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Arts & Culture
 

David Bell Continues His Mysterious Ways in ‘The Forgotten Girl’

0 Comments · Wednesday, October 8, 2014
Cincinnati native David Bell’s latest thriller, The Forgotten Girl, centers on Jason Danvers, a 45-year-old graphic designer in small-town Ohio whose comfortable existence is seriously altered when his wayward younger sister re-enters his life.
  

I Loved, I Lost, I Made Spaghetti (Review)

Playhouse serves up a tasty show about boyfriends and cooking

0 Comments · Friday, October 3, 2014
 The show’s gimmick is that it’s set in a working kitchen where LaVecchia prepares an aromatic three-course Italian meal while animatedly describing her romantic adventures, starting at age 16 and continuing into her 40s.  

The Little Dog Laughed (Review)

New Edgecliff Theatre's Little Dog has crackle and snap

0 Comments · Thursday, October 2, 2014
There’s some deliciously nasty storytelling going on upstairs at the Hoffner Lodge on Hamilton Avenue in Northside thanks to New Edgecliff Theatre’s production of Douglas Carter Beane’s The Little Dog Laughed.  

Joy Ride

Red Bike premieres as an alternative form of public transportation

0 Comments · Wednesday, October 1, 2014
Red Bike is a new city-funded bicycle rental program spanning uptown, Over-the-Rhine and downtown.  

New Faces and Places for Know, New Edgecliff

0 Comments · Wednesday, October 1, 2014
A new theater season is bringing changes to several local theater companies.
  

Blind Dancers Present a Panoply of Authentic Indian Dance

0 Comments · Wednesday, October 1, 2014
The years-long path that brought five boys studying at the Ramana Maharishi Academy for the Blind Academy in Bangalore, India, to the University of Cincinnati for a performance Saturday is an amazing one.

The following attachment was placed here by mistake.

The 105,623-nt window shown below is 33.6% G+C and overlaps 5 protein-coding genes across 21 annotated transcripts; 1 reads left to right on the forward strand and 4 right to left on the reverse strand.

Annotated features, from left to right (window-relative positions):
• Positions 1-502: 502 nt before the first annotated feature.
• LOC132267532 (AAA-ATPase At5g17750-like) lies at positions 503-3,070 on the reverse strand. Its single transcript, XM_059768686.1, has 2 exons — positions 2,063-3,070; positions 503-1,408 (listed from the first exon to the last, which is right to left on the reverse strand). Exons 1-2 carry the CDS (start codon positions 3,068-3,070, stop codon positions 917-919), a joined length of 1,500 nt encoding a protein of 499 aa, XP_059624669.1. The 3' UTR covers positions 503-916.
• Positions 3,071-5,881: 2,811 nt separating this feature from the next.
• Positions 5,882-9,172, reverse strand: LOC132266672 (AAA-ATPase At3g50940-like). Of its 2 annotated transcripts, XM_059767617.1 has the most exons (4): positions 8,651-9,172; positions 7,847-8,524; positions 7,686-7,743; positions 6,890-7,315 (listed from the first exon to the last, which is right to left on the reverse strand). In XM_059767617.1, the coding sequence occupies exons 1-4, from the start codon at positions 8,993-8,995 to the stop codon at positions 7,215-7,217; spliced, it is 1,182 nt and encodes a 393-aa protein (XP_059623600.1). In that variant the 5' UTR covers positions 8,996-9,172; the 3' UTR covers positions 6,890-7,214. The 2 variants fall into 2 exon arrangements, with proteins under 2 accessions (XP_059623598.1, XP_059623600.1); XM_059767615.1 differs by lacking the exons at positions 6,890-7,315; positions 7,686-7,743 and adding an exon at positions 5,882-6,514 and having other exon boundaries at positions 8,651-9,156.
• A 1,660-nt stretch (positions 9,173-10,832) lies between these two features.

A Noble Cause

Chris Sutton’s denim company manufactures high-quality jeans and the American dream

0 Comments · Wednesday, September 24, 2014
Finding the right pair of jeans may be one of life’s greatest challenges, especially finding a pair that fits well and is made of high-quality and ethically sourced materials.   

Comedy’s All in the Family for Pete Correale

0 Comments · Wednesday, September 24, 2014
Comedian Pete Correale and his wife tried starting a family, stopped trying and then wound up with one. “We’re that story you hear all the time,” he says. “We were trying. We didn’t  

State of the Art

Jimmy Baker and Terence Hammonds on their inclusion in Crystal Bridges’ upcoming survey of American art

0 Comments · Wednesday, September 17, 2014
Two Cincinnati-based artists — Assistant Professor of Painting at the Art Academy of Cincinnati Jimmy Baker and Rookwood Pottery artist Terence Hammonds — are included in the upcoming Crystal Bridges national survey of contemporary American artists, State of the Art: Discovering American Art Now.  

Local Film and Comic Book Events Join Forces

0 Comments · Wednesday, September 17, 2014
Duke Energy Convention Center is an enticing destination for film and comic book enthusiasts this weekend as Cincinnati Comic Expo and Cincinnati Film Festival have collaborated, making Downtown a veritable nerd playground.   

A Streetcar Named Desire (Review)

Covedale Center stages a Pulitzer Prize-winning classic

0 Comments · Monday, September 15, 2014
It is a wonderful risk any time a theatre company takes on a classic like Tennessee Williams’ A Streetcar Named Desire. It is an especially wonderful risk for actors who go up against our collective or personal expectations of what their performances should look like.
  

Sherlock Holmes and the Adventure of the Suicide Club (Critic's Pick)

The play’s afoot: Sherlock is still kicking at the Playhouse

0 Comments · Monday, September 15, 2014
I believe Hatcher’s script and the Playhouse’s production will satisfy fans of Holmes, but a much broader audience will appreciate the show’s theatrical production.  

Carnegie Wins

Covington’s reorganized, refocused and rebranded interdisciplinary arts center is better than ever

0 Comments · Wednesday, September 10, 2014
Just a few years ago, The Carnegie was desperate for an executive director like Katie Brass to help reorganize and advocate; she and everyone else who loved The Carnegie had to learn to better tell its story.
  

The Strange Regionalism of ‘American Gothic’

0 Comments · Wednesday, September 10, 2014
For the Cincinnati Art Museum, getting the Art Institute of Chicago to loan “American Gothic” (through Nov. 16) is a coup.  

When Photography Was New

0 Comments · Wednesday, September 10, 2014
The buildings in these photographs seem outside of time, existing in a private universe where shadows exist only to point up architectural features.